I looked him up on line and apparently mental illness got the best of him and he died, a wreck, living in dumps in San Francisco. I hope the guys in the Kit Kat machines fare better. 

Friday, March 05, 2010

Who the hell is Harry?

A friend, who taught gay couples ball room dancing, invited me to a party at her home. In attendance was a strange mix of people - gay, straight, transexual, old and young. The common thread is that most of them had attended one of my friend's assortment of dance classes.  For about an hour,  I talked to two fascinating women, psychologists, making their living as jury experts. Lawyers would hire them to consult through the voir dire process, assisting in the psychological shaping of the jury. The OJ Simpson trial was big news at the time and many of us were glued to the TV watching Judge Ito's court as the bizarre story unfolded. No subject could have been more fascinating at the time.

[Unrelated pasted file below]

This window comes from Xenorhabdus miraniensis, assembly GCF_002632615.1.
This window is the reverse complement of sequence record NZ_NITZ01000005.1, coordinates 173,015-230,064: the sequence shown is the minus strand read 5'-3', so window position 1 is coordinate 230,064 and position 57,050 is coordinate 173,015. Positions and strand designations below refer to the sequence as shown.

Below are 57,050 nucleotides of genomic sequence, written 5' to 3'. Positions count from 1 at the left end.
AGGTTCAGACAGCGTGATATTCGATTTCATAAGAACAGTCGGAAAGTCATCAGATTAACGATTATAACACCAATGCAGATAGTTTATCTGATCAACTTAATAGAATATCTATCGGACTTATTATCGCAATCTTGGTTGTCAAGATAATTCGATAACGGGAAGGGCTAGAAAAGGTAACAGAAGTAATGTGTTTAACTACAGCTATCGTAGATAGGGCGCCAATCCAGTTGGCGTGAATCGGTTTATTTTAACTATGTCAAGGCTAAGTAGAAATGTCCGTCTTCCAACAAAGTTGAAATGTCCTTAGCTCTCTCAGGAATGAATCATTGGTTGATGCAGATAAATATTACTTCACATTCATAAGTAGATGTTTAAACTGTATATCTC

As I left the party and said my goodbyes, my friend the hostess commented, "I noticed you spend quite a bit of time with Harry and Norma."  Harry? Turns out one of the "women" was in fact, Harry -  a cross dresser who spent half his non-working time dressed as a woman and the other half as a man. Harry and Norma were married and Norma accepted this bizarre arrangement.

I was floored because I didn't even suspect or question his gender for a minute. Once my friend told me that "she" was a "he" I could see it immediately. His size and weird make-up should have given it away, but it was a party full of unusual people, gender confused, gender transitional - a little like the bar scene from Star Wars. This group was so diverse and so accepting that an elephant with a tutu would have been welcomed with a hug and drink.